I am a Lecturer in Health in the School of Health, Wellbeing and Social Care at The Open University.
I am a Chartered Psychologist and a Senior Fellow of the Higher Education Academy. My research interests focus on mental and psychological performance in work. I look into the factors (psychological, social, institutional, structural) that enhance or disrupt professional/work performance. I have researched how we learn, train, improve and cope with work, and with academic study. I have also investigated identifying and responding to errors and failure in work.
My educational background is in Psychology (BSc, University of Manchester, 2008), Occupational Psychology (MSc, University of Nottingham, 2009) and Applied Psychology (PhD, University of Nottingham, 2013). My PhD explored doctors' and medical students' attitudes toward older patients and their care in healthcare settings. I also have an interest in healthcare professionals' attitudes and expectations in the workplace and how this influences care quality and safety and error. I am also interested in notions of professionalism in healthcare, including expectations of providing empathy in care and the link with professional burnout. This work has included the effect of chronic work stress and burnout in relation to medical and legal professionals. My previous role in the School of Medicine at Imperial College London involved human factors in primary care patient safety in North-West London.
I am registered with the British Psychological Society as a Chartered Psychologist (CPsychol) and am a registered test-user for BPS Occupational Ability and Occupational Personality psychometric tests (NEO-Revised Personality Inventory).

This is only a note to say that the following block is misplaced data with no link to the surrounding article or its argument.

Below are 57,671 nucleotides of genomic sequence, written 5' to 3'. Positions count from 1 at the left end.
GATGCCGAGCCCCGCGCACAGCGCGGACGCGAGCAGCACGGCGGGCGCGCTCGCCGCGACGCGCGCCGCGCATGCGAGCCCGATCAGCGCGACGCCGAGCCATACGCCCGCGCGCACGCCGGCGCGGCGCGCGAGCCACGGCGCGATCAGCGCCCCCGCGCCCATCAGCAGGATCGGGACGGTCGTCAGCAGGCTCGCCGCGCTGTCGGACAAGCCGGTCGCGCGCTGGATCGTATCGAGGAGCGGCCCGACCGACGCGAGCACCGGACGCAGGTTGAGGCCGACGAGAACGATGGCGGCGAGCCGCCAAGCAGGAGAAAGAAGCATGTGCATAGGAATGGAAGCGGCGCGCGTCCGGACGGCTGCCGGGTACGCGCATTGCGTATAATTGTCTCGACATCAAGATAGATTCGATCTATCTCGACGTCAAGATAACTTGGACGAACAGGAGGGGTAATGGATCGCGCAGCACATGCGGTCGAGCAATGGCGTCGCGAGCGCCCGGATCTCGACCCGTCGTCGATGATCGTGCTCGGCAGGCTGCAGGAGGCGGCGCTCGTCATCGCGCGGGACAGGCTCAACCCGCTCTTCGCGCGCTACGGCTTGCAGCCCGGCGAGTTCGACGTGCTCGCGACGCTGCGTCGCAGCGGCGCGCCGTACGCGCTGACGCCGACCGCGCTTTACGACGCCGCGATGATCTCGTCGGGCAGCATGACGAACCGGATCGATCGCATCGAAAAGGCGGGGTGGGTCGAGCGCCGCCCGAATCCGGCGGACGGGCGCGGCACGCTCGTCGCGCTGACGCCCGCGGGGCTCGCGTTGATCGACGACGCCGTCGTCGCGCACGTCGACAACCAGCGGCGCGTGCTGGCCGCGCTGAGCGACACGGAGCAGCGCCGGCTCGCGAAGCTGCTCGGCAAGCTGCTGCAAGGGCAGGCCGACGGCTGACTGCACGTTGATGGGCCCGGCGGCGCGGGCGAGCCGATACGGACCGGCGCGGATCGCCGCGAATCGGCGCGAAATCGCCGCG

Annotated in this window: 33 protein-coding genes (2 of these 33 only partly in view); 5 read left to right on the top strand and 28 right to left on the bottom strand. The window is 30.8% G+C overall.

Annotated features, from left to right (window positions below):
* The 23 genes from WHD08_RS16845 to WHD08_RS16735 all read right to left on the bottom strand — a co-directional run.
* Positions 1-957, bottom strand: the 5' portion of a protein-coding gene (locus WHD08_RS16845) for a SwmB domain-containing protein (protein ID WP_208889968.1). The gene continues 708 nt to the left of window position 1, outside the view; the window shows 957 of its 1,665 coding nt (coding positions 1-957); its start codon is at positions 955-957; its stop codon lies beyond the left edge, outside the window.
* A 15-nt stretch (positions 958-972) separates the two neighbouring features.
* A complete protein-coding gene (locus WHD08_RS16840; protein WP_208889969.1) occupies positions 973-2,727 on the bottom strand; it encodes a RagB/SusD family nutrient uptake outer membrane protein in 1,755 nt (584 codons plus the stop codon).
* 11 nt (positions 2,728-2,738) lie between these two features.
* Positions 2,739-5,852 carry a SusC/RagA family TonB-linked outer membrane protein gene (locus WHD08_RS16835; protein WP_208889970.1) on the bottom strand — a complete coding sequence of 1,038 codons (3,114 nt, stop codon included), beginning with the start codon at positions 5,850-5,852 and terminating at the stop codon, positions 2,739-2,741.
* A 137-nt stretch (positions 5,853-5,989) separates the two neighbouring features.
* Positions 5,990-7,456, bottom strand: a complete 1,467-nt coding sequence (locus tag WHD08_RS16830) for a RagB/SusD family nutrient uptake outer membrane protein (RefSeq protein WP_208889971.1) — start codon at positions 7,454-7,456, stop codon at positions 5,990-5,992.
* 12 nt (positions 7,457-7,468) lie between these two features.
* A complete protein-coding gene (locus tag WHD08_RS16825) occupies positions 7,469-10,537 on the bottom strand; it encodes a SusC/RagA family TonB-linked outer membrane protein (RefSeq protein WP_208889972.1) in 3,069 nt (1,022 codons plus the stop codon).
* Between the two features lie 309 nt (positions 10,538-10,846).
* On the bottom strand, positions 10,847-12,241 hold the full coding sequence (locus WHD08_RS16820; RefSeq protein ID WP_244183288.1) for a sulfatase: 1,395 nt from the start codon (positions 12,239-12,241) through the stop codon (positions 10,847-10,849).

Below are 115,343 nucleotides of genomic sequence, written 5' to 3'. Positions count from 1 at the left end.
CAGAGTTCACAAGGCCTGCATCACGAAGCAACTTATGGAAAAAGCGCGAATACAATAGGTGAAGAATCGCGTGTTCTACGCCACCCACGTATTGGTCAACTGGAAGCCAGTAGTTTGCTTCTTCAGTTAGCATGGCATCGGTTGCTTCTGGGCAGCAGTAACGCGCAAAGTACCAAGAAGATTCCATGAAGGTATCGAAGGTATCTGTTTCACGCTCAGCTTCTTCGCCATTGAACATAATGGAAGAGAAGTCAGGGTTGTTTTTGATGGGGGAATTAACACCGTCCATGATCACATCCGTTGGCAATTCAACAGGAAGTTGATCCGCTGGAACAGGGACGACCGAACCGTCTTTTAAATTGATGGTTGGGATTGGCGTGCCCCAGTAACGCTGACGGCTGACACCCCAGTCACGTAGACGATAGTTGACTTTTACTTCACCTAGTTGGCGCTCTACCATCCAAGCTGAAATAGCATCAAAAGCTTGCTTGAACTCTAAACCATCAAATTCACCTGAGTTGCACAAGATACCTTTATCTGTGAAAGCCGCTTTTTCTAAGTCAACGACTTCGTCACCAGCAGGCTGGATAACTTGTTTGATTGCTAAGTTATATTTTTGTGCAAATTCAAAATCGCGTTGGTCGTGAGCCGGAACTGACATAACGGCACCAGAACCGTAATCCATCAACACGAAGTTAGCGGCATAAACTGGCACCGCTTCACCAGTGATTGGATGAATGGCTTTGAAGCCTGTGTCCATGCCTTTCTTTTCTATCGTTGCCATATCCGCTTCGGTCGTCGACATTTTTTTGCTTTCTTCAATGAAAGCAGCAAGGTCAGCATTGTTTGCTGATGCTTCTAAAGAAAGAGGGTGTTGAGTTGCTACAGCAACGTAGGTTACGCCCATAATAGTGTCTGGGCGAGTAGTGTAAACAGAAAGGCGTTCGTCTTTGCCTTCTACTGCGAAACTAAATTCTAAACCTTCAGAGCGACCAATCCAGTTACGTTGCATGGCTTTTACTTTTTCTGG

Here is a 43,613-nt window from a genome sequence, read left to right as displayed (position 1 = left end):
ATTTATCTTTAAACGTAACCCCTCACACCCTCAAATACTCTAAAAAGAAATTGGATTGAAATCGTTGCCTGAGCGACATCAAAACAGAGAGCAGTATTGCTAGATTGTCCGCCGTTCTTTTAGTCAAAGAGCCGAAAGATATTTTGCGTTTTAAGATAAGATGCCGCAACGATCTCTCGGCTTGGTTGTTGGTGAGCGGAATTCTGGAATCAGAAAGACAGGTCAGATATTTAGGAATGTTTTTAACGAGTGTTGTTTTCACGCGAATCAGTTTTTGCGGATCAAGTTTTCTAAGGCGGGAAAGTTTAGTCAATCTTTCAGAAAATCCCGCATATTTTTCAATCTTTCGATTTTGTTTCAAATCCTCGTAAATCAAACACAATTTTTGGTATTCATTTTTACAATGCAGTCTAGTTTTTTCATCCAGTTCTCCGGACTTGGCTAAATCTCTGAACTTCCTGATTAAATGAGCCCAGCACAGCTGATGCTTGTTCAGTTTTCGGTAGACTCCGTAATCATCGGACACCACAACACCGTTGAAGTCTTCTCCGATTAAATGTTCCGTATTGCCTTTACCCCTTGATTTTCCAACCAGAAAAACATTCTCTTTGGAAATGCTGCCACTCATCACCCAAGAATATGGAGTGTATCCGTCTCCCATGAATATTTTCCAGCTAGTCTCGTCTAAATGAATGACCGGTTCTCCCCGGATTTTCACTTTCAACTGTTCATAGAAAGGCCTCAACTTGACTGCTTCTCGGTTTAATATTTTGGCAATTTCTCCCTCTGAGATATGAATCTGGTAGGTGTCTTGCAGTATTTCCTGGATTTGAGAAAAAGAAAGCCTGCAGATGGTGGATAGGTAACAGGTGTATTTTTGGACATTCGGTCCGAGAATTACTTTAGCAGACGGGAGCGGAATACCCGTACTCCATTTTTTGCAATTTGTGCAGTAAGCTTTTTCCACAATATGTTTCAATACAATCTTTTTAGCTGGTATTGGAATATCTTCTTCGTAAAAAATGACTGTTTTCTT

Safety, quality and performance at work: monitoring patient safety in primary care medicine; identifying and prioritising safety and quality concerns in healthcare settings; personal resilience at work in medicine and law; occupational stress and burnout.
Healthcare professionals' education and training: Teaching empathy to healthcare professionals; gender in the medical workplace; experiential non-clinical skills training in medicine.
Older people and older patients: attitudes toward older patients and the provision of their health and social care.
Attitudes research (qualitative and quantitative): the unidimensional or tripartite model of attitudes; stereotype/content model; attitudinal questionnaire measures.
Review methodology: Conducting and writing reviews; synthesising healthcare services research literature.
I am currently writing content for K102 'It's all about care'.